United Against Hate stands together for peace, love and compassion

The first of this weekend’s counter-rallies took place last Friday at Civic Center, where around 400 counter-protesters held “#UniteAgainstHate” signs and Mayor Ed Lee, along with a diverse set of speakers, condemned Saturday’s white supremacist rally.

[/media-credit] Two people hold an American flag with slogans during a peaceful Unite Against Hate Rally hosted by city officials at San Francisco’s City Hall on Friday, August 25, 2017. (Mira Laing/Golden Gate Xpress)

[/media-credit] A group of performers play large drums during a peaceful Unite Against Hate Rally hosted by city officials at San Francisco’s City Hall on Friday, August 25, 2017. (Mira Laing/Golden Gate Xpress)

“San Francisco is a city of love and compassion and we will always lead with love and compassion,” said Lee. “That is why it is important that we are all here together the day before hate shows up on our shores.”

The counter-rally was organized by the San Francisco Human Rights Commission, a department of the County of San Francisco that serves as a liaison between the community and the Board of Supervisors to increase equality and eradicate discrimination.

The series of counter-rallies that happened around San Francisco this weekend were aimed to deter people from the Alamo Square Park rally, which remained relatively calm and promoted peaceful behavior for the right-wing protesters and counter-protesters that showed up.

“San Francisco has a long history of honoring freedom of expression, but hate speech has no place in our city,” the rally’s Facebook event said.

The event had a running theme of love, justice and peace as hip-hop artist MC Hammer, the president of the San Francisco branch of the National Association for the Advancement of Colored People, Amos Brown, Supervisor London Breed and other notable leaders spoke.

San Francisco was referred to as “the city that invented love” by Rabbi Noa Kushner.

“Let the world shake all around us,” said Kushner in her speech. “Let the provocations fly. Let the president try to distort the truth. It doesn’t matter. We stand together.”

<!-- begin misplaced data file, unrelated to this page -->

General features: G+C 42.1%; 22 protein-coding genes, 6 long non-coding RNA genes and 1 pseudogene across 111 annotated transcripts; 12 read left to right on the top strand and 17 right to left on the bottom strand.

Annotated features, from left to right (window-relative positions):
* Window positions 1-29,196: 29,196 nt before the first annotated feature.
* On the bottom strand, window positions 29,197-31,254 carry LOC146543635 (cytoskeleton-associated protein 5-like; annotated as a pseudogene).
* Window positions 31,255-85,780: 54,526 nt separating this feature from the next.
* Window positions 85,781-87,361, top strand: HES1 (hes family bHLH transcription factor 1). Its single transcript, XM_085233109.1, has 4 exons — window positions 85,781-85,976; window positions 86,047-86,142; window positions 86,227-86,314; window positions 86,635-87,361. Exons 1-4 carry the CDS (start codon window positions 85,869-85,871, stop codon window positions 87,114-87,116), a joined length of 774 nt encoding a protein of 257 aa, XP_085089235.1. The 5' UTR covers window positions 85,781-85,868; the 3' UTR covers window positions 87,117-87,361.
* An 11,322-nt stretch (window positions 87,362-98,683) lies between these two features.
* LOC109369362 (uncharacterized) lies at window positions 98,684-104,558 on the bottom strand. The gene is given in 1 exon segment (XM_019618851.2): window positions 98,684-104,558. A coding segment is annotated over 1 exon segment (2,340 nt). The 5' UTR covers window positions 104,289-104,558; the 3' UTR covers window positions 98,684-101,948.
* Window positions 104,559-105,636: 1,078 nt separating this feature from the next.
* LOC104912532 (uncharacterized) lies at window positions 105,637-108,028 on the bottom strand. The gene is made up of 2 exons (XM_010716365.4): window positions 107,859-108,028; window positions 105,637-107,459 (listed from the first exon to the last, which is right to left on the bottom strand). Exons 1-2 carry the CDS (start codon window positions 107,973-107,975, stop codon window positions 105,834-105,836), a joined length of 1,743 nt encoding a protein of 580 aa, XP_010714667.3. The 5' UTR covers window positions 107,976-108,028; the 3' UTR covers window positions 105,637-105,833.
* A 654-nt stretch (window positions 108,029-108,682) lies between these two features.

There were also two speeches from those directly affected by hate crimes, one of whom was Chris Lejeune, whose brother was stabbed to death on a train in Portland after trying to defend two women of color from a white supremacist.

[/media-credit] A crowd gathers during a peaceful Unite Against Hate Rally hosted by city officials at San Francisco’s City Hall on Friday, August 25, 2017. (Mira Laing/Golden Gate Xpress)

“I will never see my brother again in this life. I will miss him everyday but there are no words for how proud I am. He stood up for what was right that day. He stood up for love,” Lejeune said. “When I heard that the same white supremacist group who radicalized my brother’s murderer was coming to my community too, I knew I needed to stand up with love.”

One SF State student was concerned over the upcoming demonstrations slated to disrupt both ends of the Bay Area.

“As an undocumented student, I am very upset about the Nazis and the KKK coming tomorrow. I think the government allowing them to come puts us in a dangerous place and it just makes it seem like they are supported,” said Maria, an SF State student who declined to give her last name. “There is not many people here so I think a lot more people are willing to come tomorrow instead of today because they want to see the action.”

The Glide Ensemble, a choir that promotes diversity and acceptance, sang “Oh Happy Day” as the small, yet jovial crowd applauded in unity against the far-right protesters planning to attend the weekend’s rallies.

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